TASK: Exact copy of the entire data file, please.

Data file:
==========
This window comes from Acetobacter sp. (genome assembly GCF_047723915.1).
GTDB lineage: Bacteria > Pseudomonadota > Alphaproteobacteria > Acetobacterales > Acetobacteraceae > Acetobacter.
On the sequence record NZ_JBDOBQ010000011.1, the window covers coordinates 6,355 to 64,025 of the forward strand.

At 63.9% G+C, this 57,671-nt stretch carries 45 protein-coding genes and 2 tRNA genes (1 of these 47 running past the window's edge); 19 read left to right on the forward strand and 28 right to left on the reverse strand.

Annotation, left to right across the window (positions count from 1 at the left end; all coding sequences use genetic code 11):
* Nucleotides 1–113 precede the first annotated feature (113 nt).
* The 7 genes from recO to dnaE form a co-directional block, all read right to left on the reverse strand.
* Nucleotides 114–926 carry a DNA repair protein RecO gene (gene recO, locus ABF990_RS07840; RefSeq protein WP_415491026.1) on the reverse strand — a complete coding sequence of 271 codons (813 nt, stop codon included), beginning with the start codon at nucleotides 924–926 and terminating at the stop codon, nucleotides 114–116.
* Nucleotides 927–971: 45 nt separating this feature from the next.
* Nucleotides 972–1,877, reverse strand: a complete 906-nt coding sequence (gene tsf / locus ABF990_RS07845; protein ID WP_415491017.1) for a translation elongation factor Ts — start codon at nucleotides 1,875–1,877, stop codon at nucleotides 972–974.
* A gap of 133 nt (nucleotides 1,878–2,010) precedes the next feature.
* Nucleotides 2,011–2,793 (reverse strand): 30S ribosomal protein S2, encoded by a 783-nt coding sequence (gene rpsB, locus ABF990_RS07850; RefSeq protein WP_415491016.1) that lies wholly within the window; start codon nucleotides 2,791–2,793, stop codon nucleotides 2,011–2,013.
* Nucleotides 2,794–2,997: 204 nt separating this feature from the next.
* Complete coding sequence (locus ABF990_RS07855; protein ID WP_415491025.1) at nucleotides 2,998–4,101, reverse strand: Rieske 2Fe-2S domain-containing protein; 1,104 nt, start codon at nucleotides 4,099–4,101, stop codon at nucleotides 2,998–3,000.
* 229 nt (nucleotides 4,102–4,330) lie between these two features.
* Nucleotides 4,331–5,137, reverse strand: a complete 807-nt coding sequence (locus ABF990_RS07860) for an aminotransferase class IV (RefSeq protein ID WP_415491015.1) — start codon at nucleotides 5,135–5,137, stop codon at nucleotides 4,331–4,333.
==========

This window comes from Acetobacter sp. (genome assembly GCF_047723915.1).
GTDB lineage: Bacteria > Pseudomonadota > Alphaproteobacteria > Acetobacterales > Acetobacteraceae > Acetobacter.
On the sequence record NZ_JBDOBQ010000011.1, the window covers coordinates 6,355 to 64,025 of the forward strand.

At 63.9% G+C, this 57,671-nt stretch carries 45 protein-coding genes and 2 tRNA genes (1 of these 47 running past the window's edge); 19 read left to right on the forward strand and 28 right to left on the reverse strand.

Annotation, left to right across the window (positions count from 1 at the left end; all coding sequences use genetic code 11):
* Nucleotides 1–113 precede the first annotated feature (113 nt).
* The 7 genes from recO to dnaE form a co-directional block, all read right to left on the reverse strand.
* Nucleotides 114–926 carry a DNA repair protein RecO gene (gene recO, locus ABF990_RS07840; RefSeq protein WP_415491026.1) on the reverse strand — a complete coding sequence of 271 codons (813 nt, stop codon included), beginning with the start codon at nucleotides 924–926 and terminating at the stop codon, nucleotides 114–116.
* Nucleotides 927–971: 45 nt separating this feature from the next.
* Nucleotides 972–1,877, reverse strand: a complete 906-nt coding sequence (gene tsf / locus ABF990_RS07845; protein ID WP_415491017.1) for a translation elongation factor Ts — start codon at nucleotides 1,875–1,877, stop codon at nucleotides 972–974.
* A gap of 133 nt (nucleotides 1,878–2,010) precedes the next feature.
* Nucleotides 2,011–2,793 (reverse strand): 30S ribosomal protein S2, encoded by a 783-nt coding sequence (gene rpsB, locus ABF990_RS07850; RefSeq protein WP_415491016.1) that lies wholly within the window; start codon nucleotides 2,791–2,793, stop codon nucleotides 2,011–2,013.
* Nucleotides 2,794–2,997: 204 nt separating this feature from the next.
* Complete coding sequence (locus ABF990_RS07855; protein ID WP_415491025.1) at nucleotides 2,998–4,101, reverse strand: Rieske 2Fe-2S domain-containing protein; 1,104 nt, start codon at nucleotides 4,099–4,101, stop codon at nucleotides 2,998–3,000.
* 229 nt (nucleotides 4,102–4,330) lie between these two features.
* Nucleotides 4,331–5,137, reverse strand: a complete 807-nt coding sequence (locus ABF990_RS07860) for an aminotransferase class IV (RefSeq protein ID WP_415491015.1) — start codon at nucleotides 5,135–5,137, stop codon at nucleotides 4,331–4,333.